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A Brief History of the Camino de Santiago

Updated: Jan 22, 2022

Long before Christianity was born, pagans were crossing northern Spain on foot to purge their soul and honour nature's cycles. This pilgrimage was considered a sacred right of passage; it began at Spain's Easternmost border and ended on the West Coast at Finisterra, the ''end of the world''. Pilgrims would watch the sun fall into the sea in a symbolic born-again ritual. It was also here that they began the fine tradition of burning their walking clothes, a practice which is still enthusiastically loved by pilgrims today.

Then, in the year 42 AD, a soon-to-be-saint named James (Iago in Spanish) came to Spain. Despite his best efforts, he managed to convert only 9 pagans, but happened to be very skilled at killing Moors (Muslims from Morocco). Given that Spain was in constant battle with the Moors at the time, he was nicknamed Iago the Moor Slayer and was considered the protector of Spain. James was eventually beheaded and his body was smuggled from Jerusalem, thanks to a series of so-called miracles. Rumour has it that his body was laid to rest beneath the foundations of Compostela’s cathedral; the city was then renamed Santiago de Compostela in his honour.

Like many things that Christianity borrowed from paganism, the route from Saint-Jean-Pied-de-Port (in France) to Santiago de Compostela was repackaged and revamped; soldiers from the Roman Catholic army, the Knights' Templar, were posted all along the dangerous route. Countless churches, monasteries and hospitals were feverishly built to aid the wayward souls of sinners and pilgrims. And to enrich the Vatican's coffers, undeniably.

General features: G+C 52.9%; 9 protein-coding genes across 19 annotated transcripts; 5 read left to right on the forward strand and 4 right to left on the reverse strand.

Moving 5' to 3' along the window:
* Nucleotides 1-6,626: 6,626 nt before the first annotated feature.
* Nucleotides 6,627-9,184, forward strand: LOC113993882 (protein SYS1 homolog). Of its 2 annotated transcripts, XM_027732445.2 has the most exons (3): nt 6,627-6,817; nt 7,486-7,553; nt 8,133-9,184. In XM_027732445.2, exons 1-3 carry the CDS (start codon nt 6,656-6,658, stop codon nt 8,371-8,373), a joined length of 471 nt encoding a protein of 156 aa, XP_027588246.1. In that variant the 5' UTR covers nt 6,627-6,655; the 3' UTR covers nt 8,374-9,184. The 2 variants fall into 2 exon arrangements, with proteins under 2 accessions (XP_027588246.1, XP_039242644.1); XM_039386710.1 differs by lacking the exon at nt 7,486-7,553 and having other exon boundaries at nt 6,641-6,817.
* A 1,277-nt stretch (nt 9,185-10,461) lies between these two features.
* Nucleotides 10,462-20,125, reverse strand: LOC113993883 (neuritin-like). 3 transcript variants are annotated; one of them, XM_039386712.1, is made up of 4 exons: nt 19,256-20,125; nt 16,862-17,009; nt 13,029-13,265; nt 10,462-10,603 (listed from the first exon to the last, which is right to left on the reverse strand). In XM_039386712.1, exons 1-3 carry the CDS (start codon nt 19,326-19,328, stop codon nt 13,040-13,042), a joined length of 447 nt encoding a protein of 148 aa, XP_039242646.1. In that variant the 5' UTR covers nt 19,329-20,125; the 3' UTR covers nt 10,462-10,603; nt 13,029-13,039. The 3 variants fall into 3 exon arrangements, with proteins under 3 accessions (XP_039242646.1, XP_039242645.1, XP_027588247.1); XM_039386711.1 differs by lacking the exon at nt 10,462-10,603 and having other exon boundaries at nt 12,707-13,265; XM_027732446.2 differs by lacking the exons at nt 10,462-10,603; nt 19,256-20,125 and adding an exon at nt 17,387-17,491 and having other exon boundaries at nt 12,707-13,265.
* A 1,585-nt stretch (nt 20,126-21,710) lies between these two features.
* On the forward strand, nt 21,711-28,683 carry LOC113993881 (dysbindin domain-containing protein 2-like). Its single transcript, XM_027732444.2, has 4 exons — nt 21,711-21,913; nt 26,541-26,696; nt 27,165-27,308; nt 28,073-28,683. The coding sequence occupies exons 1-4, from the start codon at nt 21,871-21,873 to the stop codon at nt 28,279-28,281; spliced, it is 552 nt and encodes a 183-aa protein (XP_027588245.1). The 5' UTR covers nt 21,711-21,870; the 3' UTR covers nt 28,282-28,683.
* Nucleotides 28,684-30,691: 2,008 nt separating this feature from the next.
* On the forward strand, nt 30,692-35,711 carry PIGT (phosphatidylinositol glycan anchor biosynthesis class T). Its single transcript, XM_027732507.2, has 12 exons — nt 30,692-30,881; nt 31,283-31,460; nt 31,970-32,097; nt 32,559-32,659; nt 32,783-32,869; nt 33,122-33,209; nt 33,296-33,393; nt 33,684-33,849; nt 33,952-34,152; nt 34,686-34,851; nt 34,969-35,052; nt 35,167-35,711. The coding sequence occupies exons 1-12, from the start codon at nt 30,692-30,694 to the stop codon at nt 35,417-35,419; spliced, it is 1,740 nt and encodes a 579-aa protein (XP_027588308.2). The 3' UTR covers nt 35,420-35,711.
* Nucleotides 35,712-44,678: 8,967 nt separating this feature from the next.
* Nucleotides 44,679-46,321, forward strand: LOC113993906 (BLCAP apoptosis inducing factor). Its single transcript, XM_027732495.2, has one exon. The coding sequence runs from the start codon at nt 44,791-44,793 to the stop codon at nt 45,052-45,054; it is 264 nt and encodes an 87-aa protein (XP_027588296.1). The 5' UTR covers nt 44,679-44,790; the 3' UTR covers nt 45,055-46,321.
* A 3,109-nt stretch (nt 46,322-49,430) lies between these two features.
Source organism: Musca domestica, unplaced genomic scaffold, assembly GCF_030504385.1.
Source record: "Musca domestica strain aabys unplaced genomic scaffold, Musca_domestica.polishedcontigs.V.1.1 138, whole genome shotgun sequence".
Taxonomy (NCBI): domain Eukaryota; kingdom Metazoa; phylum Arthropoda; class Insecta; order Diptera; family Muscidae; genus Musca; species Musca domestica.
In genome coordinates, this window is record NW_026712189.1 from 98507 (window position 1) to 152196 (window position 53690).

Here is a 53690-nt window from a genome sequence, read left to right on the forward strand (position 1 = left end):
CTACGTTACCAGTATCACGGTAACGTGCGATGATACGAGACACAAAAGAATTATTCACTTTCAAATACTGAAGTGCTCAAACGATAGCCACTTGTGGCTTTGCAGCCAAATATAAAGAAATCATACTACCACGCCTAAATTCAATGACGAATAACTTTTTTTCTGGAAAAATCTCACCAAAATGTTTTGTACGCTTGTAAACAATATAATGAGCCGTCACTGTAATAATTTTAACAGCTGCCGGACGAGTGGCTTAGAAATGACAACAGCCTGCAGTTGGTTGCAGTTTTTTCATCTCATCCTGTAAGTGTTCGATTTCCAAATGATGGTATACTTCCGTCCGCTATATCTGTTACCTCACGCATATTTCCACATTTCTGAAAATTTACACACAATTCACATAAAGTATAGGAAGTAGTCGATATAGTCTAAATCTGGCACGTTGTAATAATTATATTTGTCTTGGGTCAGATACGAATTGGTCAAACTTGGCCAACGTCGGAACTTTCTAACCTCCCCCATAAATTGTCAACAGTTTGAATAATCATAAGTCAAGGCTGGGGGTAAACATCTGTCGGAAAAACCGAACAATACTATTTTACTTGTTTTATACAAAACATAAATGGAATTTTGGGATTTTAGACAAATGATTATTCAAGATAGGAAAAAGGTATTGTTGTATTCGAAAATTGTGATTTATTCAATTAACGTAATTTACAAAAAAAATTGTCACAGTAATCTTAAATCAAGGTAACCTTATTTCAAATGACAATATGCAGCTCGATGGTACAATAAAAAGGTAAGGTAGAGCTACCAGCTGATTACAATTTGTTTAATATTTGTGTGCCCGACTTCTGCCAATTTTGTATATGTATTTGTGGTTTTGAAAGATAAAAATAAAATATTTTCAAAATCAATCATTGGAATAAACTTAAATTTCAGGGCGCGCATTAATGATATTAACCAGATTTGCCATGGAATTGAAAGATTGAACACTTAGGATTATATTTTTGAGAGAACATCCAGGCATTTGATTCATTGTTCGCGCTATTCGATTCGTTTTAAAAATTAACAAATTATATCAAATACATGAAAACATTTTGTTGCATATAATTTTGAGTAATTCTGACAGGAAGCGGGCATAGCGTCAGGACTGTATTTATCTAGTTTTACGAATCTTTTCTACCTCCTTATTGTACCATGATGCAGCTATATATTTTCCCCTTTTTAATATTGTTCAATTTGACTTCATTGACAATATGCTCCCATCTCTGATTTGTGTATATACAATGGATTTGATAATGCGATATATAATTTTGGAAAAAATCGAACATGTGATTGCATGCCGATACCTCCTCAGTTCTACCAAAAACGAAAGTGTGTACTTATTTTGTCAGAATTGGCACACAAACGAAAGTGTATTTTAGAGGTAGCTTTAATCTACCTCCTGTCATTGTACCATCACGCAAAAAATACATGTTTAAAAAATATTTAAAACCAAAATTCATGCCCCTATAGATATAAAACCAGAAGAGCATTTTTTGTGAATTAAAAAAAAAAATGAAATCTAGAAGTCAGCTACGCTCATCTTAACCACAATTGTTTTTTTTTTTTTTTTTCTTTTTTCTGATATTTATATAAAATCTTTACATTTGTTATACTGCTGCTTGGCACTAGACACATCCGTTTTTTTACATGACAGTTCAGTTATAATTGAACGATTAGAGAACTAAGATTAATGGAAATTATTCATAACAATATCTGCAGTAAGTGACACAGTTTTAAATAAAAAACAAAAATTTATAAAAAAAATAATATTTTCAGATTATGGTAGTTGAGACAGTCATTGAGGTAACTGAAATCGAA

This makeover brought a disproportionate amount of fame to the already well-known pagan route. To top it off, the Roman Catholic Church began absolving surviving pilgrims of their sins and fast-tracking their souls' entry into Heaven. Prisoners were often sentenced to walk the Camino as a punishment, and servants could even walk off their masters' sins as surrogate pilgrims!

In 2010, over 250 000 people walked the Camino Francés, roughly 800 kilometres from St-Jean-Pied-de-Port (in France) to Santiago de Compostela. To follow in their footsteps, you’ll need 4 or 5 weeks, walking an average of 22-25 kms every day.

Photo Collection: Camino de Santiago


Coming soon: How To Prepare And Pack For The Camino

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